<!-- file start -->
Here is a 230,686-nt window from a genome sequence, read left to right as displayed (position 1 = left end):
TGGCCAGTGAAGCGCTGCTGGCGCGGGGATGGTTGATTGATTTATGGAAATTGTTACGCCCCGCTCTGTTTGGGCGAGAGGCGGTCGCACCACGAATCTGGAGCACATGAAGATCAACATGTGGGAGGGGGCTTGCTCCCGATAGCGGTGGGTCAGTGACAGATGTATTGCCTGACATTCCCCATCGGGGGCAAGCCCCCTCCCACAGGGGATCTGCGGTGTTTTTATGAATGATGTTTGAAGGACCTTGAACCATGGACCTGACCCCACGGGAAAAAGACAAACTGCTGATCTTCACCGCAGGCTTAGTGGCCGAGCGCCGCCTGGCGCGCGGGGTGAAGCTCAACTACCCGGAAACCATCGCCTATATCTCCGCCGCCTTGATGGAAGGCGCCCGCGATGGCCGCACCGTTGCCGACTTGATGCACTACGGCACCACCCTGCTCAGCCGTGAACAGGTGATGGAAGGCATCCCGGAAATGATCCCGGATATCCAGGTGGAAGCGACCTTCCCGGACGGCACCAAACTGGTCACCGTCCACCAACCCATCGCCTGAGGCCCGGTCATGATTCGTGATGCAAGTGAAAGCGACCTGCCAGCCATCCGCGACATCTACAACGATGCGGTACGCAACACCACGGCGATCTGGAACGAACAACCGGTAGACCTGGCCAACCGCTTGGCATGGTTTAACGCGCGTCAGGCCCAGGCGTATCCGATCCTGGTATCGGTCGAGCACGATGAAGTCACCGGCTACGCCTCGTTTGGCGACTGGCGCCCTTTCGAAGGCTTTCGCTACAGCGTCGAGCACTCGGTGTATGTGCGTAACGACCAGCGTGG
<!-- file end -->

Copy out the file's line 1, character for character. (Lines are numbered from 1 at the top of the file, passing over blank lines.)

Here is a 230,686-nt window from a genome sequence, read left to right as displayed (position 1 = left end):